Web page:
All three seniors closed out the O'rena with a bang, but Will Hudson was the one doing the most banging around for the Golden Grizzlies this week. In his post-game interview on Saturday, there was plenty of evidence of this: a stitched-up eye, scratches on his biceps, a bruise. Hudson took his fair share of hits this weekend, yet he remained as tough as ever throughout. In two games, he gobbled up 18 rebounds (eight on the offensive glass) and blocked five shots in total. He also went 9-of-11 from the field and 14-of-18 from the charity stripe for 32 points. He was, simply, a beast.

What's Next?
Oakland will wrap up the regular season with a tough road trip to UMKC and SUU. The Kangaroos have been a tough out at their on-campus arena this season, and the Thunderbirds always seem to give Oakland close games in Cedar City. It will be interesting to see how the team approaches these games, considering the travel involved and the need to stay healthy and alert for Sioux Falls, and the fact that the regular season championship is already wrapped up.

Friday, February 18, 2011

Game Preview: Oakland vs. SDSU

Game 29: Oakland (19-9, 14-1) vs SDSU (18-9, 10-6)
Saturday, February 19, 2011 | 6:00pm EST
Watch: OU All-Access ($) | Radio: WXOU (88.3 FM)

Saturday's tilt between Oakland and SDSU comes with equal parts sadness and excitement. For the former emotion, it'll be the last time we see Keith Benson, Will Hudson, and Larry Wright play a game at the O'rena. All three players have been major contributors for Oakland over the years, and while it will be hard to see them say goodbye to their home arena, it also serves as cause for celebrating their careers. And while the actual outcome of the game won't have a major impact on Oakland's season (the team has already clinched the league championship), the Golden Grizzlies will surely be motivated to send this trio of seniors out with a bang. The night's opponent, South Dakota State, is on a bit of a roll as of late. The Jacks have won four straight as it looks like they've finally found a way to put together enough defense to allow their explosive offense to win games. It's also been a season of firsts for the Jacks as they are coming off their first win at IPFW in their fourth year of league play. Now they'll look to get their first win at the O'rena while spoiling Oakland's Senior Night.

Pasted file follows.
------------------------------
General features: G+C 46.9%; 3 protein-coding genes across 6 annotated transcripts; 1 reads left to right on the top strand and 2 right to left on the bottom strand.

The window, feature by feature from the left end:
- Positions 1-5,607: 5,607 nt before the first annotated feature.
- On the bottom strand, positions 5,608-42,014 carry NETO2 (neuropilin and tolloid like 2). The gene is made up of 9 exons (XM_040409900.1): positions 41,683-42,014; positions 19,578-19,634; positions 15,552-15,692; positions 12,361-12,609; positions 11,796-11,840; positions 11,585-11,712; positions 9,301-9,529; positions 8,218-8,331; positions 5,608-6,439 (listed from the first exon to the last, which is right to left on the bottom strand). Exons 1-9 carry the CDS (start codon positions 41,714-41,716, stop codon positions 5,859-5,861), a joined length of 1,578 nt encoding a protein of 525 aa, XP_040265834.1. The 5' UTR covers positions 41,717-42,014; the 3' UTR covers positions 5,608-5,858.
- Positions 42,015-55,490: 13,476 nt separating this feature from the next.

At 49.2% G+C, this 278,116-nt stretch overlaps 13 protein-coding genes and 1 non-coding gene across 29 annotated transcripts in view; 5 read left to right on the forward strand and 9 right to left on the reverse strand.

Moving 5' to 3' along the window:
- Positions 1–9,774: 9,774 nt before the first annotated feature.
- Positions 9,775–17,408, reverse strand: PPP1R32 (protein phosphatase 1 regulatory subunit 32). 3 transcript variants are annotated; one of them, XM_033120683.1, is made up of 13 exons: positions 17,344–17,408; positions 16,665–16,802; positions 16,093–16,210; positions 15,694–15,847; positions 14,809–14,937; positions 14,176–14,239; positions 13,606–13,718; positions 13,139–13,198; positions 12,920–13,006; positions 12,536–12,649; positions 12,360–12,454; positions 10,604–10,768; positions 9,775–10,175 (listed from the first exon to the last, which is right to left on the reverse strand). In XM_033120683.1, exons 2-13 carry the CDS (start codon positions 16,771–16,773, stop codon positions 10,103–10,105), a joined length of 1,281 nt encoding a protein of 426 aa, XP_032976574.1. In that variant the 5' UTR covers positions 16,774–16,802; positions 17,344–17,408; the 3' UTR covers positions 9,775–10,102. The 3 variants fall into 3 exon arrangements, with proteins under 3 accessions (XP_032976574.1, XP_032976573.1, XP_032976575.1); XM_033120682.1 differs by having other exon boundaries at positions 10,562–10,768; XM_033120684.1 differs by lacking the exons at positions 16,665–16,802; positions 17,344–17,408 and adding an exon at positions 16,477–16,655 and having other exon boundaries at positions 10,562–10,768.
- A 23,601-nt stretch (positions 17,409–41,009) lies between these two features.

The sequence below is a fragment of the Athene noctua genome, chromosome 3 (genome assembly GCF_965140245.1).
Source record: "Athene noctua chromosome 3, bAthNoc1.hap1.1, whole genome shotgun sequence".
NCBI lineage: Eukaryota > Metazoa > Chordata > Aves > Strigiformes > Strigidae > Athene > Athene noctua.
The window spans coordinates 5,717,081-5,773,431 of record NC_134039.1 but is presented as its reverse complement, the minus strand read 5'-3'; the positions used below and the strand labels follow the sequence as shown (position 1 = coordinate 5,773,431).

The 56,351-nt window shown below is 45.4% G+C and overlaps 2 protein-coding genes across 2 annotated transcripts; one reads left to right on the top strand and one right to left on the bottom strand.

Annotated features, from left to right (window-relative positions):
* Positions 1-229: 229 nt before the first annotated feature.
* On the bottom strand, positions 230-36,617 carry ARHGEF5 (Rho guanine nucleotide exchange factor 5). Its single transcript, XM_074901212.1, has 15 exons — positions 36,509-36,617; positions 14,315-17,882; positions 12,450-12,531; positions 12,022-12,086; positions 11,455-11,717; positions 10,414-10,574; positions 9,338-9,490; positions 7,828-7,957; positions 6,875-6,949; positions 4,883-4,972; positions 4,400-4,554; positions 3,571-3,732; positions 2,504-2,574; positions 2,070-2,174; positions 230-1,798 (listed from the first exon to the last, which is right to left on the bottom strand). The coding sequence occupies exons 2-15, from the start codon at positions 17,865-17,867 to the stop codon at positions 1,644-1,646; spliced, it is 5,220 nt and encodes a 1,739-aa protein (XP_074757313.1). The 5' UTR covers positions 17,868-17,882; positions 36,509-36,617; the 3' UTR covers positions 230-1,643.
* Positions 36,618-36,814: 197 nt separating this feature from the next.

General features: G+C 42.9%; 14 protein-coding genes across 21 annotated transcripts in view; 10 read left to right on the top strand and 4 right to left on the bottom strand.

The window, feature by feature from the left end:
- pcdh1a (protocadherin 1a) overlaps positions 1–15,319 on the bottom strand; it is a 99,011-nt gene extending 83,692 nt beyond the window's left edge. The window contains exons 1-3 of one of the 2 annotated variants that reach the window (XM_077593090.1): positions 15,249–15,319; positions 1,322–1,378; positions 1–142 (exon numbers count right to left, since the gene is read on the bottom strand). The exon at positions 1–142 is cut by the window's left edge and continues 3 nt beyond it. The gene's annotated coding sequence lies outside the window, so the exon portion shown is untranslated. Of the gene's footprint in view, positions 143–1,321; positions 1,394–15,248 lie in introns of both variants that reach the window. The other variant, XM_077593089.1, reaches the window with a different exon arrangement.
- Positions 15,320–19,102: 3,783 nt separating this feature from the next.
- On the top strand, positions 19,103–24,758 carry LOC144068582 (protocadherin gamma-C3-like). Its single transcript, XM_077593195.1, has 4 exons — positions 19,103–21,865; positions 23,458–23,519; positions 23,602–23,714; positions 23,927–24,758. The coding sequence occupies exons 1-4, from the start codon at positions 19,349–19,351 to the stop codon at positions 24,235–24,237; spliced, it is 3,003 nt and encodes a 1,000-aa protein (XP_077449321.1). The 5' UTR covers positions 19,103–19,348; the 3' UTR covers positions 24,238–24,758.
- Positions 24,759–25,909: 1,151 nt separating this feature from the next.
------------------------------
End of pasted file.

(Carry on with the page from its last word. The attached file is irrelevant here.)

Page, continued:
The Ultimate POT
Back in the early part of the conference season, I introduced a concept here, gleaned from Big Ten Wonk, about the perimeter-oriented team. Using IPFW as the subject, the numbers showed that the perimeter-oriented offense of the Dons in turn made them a league leader in turnover rate but squashed their chances of getting to the free throw line or accumulating many offensive rebounds. Well, now that we're almost to the end of conference play, I decided to gather the numbers again for league games only. The result of that process shows us that South Dakota State is now the ultimate perimeter-oriented team.
This first table shows us that 37.2% of SDSU's shots come from beyond the arc, which puts the team just behind UMKC in that department. Unlike UMKC, though, SDSU makes a high percentage of these shots. As a result, the team's perimeter orientation is well-employed. They take a lot of threes, and they make a lot of threes. However, as the next table shows, this is not without its statistical consequences.
First, perhaps the best consequence of such an orientation is a lessened turnover rate. The thinking on this matter is that the more shots a team takes from deep, the fewer chances it has to turn the ball over on a dribble-drive through mishandling or an opponent's block. SDSU's gaudy turnover rate is also helped by Nate Wolters, who rarely turns the ball over even as one of the team's most productive players off the dribble. Second, we see that SDSU is an average team when it comes to offensive rebounding percentage. Here, one might assume that with more players on the perimeter there are less bodies attacking the basket for the offensive board. The evidence suggests this is partly true, though it helps that the Jacks have a few guys who have proven effective on the offensive glass (Dale Moss, Jordan Dykstra). Finally, without as many guys driving to the basket, SDSU rarely gets to the free throw line. In fact, in conference games only the team has the lowest free throw rate in The Summit League. Again, Nate Wolters throws a wrench in that assessment as he is one of the best in the league at drawing contact. Clearly, SDSU has a perimeter-orientation and takes advantage of its benefits, and while the disadvantages are proven, the team has a game-changer in Wolters who has the ability to make moot several of these points.

Key Personnel Match-Up
Reggie Hamilton vs. Nate Wolters